I walked into that room with a feeling of such confidence. It was obvious, set in stone: I was to be exempted from Hebrew 1305. I had been in an Israeli yeshiva for the most part of a year at that point, no longer terribly embarrassed to ask the cashier to repeat herself at the grocery store. I had toiled through many a Hebrew lecture and had finally broken that divide between having the ability to read and write and having the ability to converse. No longer was my Saba’s incessant desire to speak with me in Hebrew a barrier to communicating with him. I had plans to bring novels home to read in Hebrew, to apply my new eyes to reading the Parasha, to find ways to keep up this proficience on my own; no course was going to suck my love for Hebrew dry.
When that didn’t happen, as many a that has not, I wasn’t exactly so embracing. Outwardly I made sure to behave as if I had a savory anticipation, for emotions are evaluations and behavior influences such evaluations. Hook me up to a lie detector, though, and I probably would have admitted to my begrudging acceptance of what was to come: Why me, why now! Should more of my credits to explore what we know of this world be forcedly spent on something so familiar and demystified?
I remember one of my first assignments was to explain the meaning of my names. I wrote with my usual fervor of how the English meaning of my last name is lost to history, but when my family gave it a Hebrew spelling, we split it into two words: Lev Nattar- a watchful heart. My professor clearly put thought into her reading of each student’s piece. From that point on I was no longer Levnattar, for my instructor insisted on exaggerating the Hebrew stress: Levnattar.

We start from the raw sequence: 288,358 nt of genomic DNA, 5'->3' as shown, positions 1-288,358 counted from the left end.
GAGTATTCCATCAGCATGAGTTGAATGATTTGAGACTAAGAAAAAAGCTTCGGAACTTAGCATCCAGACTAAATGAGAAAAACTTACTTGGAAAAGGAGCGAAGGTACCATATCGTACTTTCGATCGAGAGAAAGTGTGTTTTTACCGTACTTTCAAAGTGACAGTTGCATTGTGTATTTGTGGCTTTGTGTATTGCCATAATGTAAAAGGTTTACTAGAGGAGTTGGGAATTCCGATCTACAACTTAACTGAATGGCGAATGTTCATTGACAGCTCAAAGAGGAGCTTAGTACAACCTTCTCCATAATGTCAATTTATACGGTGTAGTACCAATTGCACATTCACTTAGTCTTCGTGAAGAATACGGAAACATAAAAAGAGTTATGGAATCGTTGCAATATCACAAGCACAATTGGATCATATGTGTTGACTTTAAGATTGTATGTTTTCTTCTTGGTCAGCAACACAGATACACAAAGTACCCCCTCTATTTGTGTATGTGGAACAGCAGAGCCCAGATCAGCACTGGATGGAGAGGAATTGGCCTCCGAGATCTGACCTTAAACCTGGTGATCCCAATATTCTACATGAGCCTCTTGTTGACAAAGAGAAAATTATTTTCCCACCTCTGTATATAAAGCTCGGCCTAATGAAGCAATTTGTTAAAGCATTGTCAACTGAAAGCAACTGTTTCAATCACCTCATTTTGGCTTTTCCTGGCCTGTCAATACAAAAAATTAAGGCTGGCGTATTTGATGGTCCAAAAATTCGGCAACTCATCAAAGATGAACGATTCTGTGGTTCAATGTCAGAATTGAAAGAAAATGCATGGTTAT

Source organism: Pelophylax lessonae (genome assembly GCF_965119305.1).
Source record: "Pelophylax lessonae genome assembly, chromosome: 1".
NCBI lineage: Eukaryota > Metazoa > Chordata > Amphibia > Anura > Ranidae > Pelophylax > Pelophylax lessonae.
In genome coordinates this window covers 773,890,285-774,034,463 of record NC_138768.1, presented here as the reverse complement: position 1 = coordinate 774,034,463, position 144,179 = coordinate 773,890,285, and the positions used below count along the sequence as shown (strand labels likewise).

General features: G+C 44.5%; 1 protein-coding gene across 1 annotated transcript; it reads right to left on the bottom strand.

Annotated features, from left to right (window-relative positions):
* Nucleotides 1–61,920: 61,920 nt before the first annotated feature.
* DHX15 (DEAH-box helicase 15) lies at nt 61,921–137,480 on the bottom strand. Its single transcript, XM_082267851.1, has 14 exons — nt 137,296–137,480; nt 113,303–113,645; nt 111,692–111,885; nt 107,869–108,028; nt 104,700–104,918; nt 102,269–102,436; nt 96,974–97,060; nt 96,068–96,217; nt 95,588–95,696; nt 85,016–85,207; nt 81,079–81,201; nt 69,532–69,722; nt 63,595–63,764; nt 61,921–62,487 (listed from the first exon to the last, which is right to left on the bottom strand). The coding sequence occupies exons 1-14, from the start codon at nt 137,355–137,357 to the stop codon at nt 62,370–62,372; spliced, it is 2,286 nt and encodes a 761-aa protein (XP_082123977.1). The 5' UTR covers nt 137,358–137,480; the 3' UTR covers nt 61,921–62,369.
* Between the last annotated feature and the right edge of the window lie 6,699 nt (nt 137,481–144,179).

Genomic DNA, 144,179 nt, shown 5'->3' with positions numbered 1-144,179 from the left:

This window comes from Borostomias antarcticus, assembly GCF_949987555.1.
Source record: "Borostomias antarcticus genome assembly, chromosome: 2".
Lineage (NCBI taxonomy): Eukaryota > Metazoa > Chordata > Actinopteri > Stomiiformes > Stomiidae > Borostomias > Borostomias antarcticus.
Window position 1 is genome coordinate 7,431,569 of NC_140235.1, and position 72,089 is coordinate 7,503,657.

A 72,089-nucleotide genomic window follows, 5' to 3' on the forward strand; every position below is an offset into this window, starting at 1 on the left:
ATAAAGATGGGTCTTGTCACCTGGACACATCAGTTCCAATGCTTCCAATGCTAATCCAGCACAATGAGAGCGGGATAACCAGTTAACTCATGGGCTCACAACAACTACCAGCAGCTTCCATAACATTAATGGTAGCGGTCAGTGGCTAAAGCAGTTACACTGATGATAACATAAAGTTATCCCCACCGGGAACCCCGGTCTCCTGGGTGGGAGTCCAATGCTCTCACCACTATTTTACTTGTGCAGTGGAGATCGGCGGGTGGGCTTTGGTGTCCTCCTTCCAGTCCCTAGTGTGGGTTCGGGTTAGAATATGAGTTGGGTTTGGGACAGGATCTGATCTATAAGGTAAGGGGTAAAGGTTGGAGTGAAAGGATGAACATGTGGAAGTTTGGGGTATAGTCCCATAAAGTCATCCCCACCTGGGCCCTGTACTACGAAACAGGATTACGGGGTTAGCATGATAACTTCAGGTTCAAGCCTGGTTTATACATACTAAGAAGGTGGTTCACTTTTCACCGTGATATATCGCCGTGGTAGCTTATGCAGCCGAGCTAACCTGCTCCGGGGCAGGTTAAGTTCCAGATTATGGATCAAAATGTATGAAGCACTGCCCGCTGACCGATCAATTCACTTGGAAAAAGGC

This was a local peak of interest. Despite my previous obdurateness, I had an instructor who was hardworking and thoughtful, sharing with me a subject so important to my identifying as Jewish. From there my regard for the course was repeatedly upscaled. There was no dreaded rehash of what I had known for ages but a systematic refinement of skills that I wanted to refine. The classroom wasn’t a closed system but open to the world, full of current events and dissections of quotes from Tanach, etymology of words so central to expression, explanation of important lines of prayer… rapture. This was no place where my love of Hebrew was to wither, but where it would flourish and extend to new areas, unfamiliar and beckoning.
So many of my classes are not exactly necessary to attend. I read my textbook diligently and with awe, and find myself at times going to class simply to ensure that I know what is focused on. The textbook isn’t composing tests, after all (and to my dismay). It is sadly safe to say that there are class lectures I can simply do without. As I have made clear, the Hebrew courses I’ve taken here are far from this sorry sort of class. A language instructor gives live feedback to speech and a classroom makes for an arena to build confidence wielding a foreign language. A Hebrew language instructor, as this institution must surely recognize, can make Hebrew far more than just another set of papers to fill out. A Hebrew language instructor can bring students to fall in love with the language that echoes so sonorously through our history. To relinquish such a setting at this institution would be inconceivable.